Despite nearly half of all respondents surveyed supporting installing a two-way cycletrack on the south side of the street, SDOT says that the concept did not measure up to various criteria. One of those criteria is “traffic impact to people biking,” but SDOT’s materials do not explain what that would be. The only obvious “impact” of the two-way protected bike lane would be that westbound cyclists would cross the path of motorists using the right turn slip lane to merge onto N 34th St from the Fremont Bridge. With traffic calming this could be manageable, but SDOT may be concerned about keeping cars flowing across the bridge.

Evaluation criteria used to choose design. (City of Seattle)
Evaluation criteria used to choose design. (City of Seattle)

A narrow partially protected bike lane in both directions will continue to leave people biking through on N 34th St disjointed as they have to shuffle across a bike box in the westbound direction to set themselves in the right position to reach the cycletrack on the opposite side of N 34th St. This is not a challenge in the opposite direction.

What this really amounts to is that SDOT does not need to make a special light phase for people biking across the street on a cycletrack. The design also means that parking can be retained on the north side of the street, not rustling the feathers of local business owners who may believe that on-street parking is critical to business.

Comparison of current street design and proposed design concept. (City of Seattle)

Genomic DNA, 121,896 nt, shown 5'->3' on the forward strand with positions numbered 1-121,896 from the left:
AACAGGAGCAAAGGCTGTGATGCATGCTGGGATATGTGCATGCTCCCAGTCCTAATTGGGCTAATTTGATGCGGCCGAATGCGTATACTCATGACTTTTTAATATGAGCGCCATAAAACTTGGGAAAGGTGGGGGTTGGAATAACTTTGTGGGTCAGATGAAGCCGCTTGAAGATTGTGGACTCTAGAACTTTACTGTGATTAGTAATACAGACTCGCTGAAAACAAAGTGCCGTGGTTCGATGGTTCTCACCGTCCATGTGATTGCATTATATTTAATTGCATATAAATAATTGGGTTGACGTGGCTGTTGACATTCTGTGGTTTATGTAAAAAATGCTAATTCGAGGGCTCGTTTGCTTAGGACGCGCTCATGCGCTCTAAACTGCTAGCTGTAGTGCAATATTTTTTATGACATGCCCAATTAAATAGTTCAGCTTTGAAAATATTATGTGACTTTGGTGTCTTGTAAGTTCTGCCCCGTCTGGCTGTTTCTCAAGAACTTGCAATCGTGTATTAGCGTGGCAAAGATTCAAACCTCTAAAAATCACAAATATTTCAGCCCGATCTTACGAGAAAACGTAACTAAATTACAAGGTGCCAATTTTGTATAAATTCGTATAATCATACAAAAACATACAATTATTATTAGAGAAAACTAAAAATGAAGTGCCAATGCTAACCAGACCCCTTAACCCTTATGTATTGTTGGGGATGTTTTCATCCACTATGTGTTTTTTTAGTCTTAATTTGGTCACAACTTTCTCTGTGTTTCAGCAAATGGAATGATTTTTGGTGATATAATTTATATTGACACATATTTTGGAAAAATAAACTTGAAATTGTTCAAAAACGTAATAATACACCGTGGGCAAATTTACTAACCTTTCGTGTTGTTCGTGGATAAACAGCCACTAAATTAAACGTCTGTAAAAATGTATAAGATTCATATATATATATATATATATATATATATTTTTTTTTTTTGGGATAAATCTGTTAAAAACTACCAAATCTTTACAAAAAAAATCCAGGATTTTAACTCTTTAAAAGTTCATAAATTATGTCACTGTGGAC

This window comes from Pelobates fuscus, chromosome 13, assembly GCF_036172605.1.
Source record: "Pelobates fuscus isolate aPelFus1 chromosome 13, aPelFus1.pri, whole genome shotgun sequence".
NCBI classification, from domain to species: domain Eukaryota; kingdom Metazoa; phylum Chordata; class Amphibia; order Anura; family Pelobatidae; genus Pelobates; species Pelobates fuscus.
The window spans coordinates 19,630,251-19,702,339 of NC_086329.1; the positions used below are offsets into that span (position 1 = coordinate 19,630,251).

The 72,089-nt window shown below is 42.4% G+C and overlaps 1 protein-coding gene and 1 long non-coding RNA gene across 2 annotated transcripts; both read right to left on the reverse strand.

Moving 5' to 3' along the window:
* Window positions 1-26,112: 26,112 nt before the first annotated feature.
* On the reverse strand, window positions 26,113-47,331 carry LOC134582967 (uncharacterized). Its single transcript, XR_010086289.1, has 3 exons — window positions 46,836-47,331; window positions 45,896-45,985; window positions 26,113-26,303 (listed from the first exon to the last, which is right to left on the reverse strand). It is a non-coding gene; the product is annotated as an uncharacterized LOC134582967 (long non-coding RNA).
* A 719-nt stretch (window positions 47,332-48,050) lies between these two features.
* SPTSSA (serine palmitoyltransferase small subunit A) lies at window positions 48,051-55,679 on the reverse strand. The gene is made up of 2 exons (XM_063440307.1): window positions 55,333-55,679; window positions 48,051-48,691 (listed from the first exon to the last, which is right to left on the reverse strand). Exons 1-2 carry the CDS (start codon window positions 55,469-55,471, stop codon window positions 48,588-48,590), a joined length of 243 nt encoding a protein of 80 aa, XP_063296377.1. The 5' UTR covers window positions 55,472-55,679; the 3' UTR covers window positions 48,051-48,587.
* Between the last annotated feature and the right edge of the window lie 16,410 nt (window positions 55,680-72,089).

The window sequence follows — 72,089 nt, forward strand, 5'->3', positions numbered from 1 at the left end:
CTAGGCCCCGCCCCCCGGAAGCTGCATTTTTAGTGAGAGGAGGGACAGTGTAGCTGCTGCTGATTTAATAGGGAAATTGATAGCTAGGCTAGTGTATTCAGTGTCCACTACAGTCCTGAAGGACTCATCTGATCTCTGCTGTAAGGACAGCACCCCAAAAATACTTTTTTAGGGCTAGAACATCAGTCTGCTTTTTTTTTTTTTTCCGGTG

Comparison of current street design and proposed design concept. (City of Seattle)

While overall design will result in a minor change for people biking on the corridor, as bike lanes are already stripped along the street, the proposed design concept introduces a serious challenge for planners to keep the bike lane on the north side consistent, as curb bulbs currently exist along the street. It seems inevitable that this will create unpleasant jockeying for people biking in the westbound direction several times and reduce partial protection.

The slip lane siphoning cars from the Fremont Bridge creates a big conflict point and SDOT not wanting to alter it may have sunk the 2-way protected bike lane design. A westbound bike lane going head-on into that car traffic would not have been pleasant or safe, calling into question the slip lane’s existence. (Google Maps)

As SDOT moves ahead with design, they will have a lot of hard choices about how to calm speeds and traffic along the corridor, shoehorn in substandard bike lane upgrades, and deal with the critical movements that people biking at the intersections with Fremont Ave N and Stone Way N need to make. The early design concepts do not shed light on how these issues might be dealt with. SDOT will also need to consider how to provide for people walking along the corridor, since that falls within the scope of the project, during the next phase of project development.

All of these issues could be greatly simplified if on-street parking were removed, but that does not appear to be the plan of action in this case.

SDOT is still offering an online survey of the proposed bike improvements.

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Stephen is a professional urban planner in Puget Sound with a passion for sustainable, livable, and diverse cities. He is especially interested in how policies, regulations, and programs can promote positive outcomes for communities. With stints in great cities like Bellingham and Cork, Stephen currently lives in Seattle. He primarily covers land use and transportation issues and has been with The Urbanist since 2014.